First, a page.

Melting Ice Releases Ancient Microbes
By MEGAN SCUDELLARI - THESCIENTIST
Added: Mon, 23 Apr 2012 14:56:35 UTC
Living cells escaping from Antarctic glaciers could speed global warming and affect marine life.
As climate change defrosts the Earth’s poles, masses of ancient microbes—some that were captured in ice over 750,000 years ago—are emerging from deep-freeze in the Antarctic, according to a feature report from Scientific American.
The melting Antarctic ice sheets, once thought to be barren, are teeming with microscopic cells and liberate living bacteria as they melt, according to Montana State University professor John Priscu, who has grown the ancient bacteria in his lab. “There’s a lot of history in that ice sheet,” Priscu told Scientific American. “It’s a way of recycling genomes. You put something on the surface of the ice and a million years later it comes back out.”
Rob Dunn - Scientific American Comments
As humans have come to dominate the planet, they have modified not only their own evolutionary course but also that of fellow species. Although such alterations help us survive, their unintended evolutionary consequences often produce harmful results that threaten our well-being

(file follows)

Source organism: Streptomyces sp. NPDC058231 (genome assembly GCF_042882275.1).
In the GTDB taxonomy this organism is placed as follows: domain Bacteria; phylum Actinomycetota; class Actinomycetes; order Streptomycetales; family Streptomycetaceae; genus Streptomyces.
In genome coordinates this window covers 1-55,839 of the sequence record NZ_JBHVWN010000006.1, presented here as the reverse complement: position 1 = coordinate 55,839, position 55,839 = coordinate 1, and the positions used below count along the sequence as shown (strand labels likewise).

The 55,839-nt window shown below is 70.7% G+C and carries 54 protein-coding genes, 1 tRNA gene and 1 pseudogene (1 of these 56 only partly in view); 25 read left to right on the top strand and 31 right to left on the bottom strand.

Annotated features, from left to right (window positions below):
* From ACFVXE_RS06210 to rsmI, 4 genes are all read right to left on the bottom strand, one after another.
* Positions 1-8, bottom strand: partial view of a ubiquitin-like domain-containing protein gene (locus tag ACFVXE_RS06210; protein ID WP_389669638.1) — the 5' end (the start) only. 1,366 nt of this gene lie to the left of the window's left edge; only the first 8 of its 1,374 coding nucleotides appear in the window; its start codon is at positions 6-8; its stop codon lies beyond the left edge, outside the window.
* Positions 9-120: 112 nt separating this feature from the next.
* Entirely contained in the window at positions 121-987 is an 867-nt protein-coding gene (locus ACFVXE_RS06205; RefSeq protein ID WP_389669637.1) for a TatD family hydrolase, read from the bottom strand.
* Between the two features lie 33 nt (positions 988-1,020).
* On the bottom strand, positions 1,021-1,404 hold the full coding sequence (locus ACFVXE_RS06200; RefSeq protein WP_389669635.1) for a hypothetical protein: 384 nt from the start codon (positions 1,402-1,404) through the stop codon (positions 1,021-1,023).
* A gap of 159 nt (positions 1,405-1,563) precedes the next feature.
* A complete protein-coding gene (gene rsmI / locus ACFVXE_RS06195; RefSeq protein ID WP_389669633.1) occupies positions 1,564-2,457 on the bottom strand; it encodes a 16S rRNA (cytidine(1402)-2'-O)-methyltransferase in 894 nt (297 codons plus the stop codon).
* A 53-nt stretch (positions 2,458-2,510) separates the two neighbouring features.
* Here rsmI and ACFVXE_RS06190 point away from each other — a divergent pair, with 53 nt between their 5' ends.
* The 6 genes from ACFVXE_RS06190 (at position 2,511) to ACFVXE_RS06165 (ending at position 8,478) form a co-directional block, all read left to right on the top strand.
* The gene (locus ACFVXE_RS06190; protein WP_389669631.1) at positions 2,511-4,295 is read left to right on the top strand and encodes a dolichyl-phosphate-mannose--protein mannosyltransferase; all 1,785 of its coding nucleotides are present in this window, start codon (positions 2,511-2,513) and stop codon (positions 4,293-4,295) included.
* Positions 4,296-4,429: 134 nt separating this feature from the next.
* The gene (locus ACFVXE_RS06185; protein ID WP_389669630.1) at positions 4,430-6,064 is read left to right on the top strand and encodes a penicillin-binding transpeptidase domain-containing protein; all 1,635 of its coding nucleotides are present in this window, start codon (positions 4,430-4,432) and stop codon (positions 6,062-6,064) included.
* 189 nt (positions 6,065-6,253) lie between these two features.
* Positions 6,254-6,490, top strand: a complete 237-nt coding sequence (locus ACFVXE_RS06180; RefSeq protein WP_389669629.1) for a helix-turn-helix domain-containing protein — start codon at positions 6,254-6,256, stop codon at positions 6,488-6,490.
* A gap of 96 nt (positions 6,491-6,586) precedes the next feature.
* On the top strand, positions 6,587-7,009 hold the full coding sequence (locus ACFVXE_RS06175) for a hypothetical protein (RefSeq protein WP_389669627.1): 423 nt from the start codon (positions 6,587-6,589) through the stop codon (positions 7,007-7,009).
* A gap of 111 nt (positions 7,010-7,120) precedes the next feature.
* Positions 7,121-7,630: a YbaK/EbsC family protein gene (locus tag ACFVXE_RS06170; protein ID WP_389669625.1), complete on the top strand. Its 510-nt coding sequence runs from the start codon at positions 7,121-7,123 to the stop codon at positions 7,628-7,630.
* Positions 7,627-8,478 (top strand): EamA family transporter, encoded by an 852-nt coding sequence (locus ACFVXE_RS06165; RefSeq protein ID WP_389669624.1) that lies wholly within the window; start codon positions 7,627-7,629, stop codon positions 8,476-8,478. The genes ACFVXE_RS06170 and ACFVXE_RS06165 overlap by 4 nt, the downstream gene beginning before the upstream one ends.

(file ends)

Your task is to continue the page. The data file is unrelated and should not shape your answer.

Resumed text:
Leigh Phillips - Scientific American Comments
Less than two weeks after the state's senate passed a bill banning state agencies from reporting that sea-level rise is accelerating, research has shown that the coast between North Carolina and Massachusetts is experiencing the fastest sea-level rise in the world.
- - National Center For Science... 19 Comments
Anti-Evolution and Anti-Climate Science Legislation Scorecard: 2012
Damian Carrington - The Observer 3 Comments
"In the long run, I would still be more concerned about the impact of climate change, but this work shows that even if we stabilise the climate, we might still get sea level rise due to how we use water."
- - Sense About Science 6 Comments
Welcome to this questions and answer session on cross fertilisation, which has also been called contamination, with Wendy harwood and Huw Jones.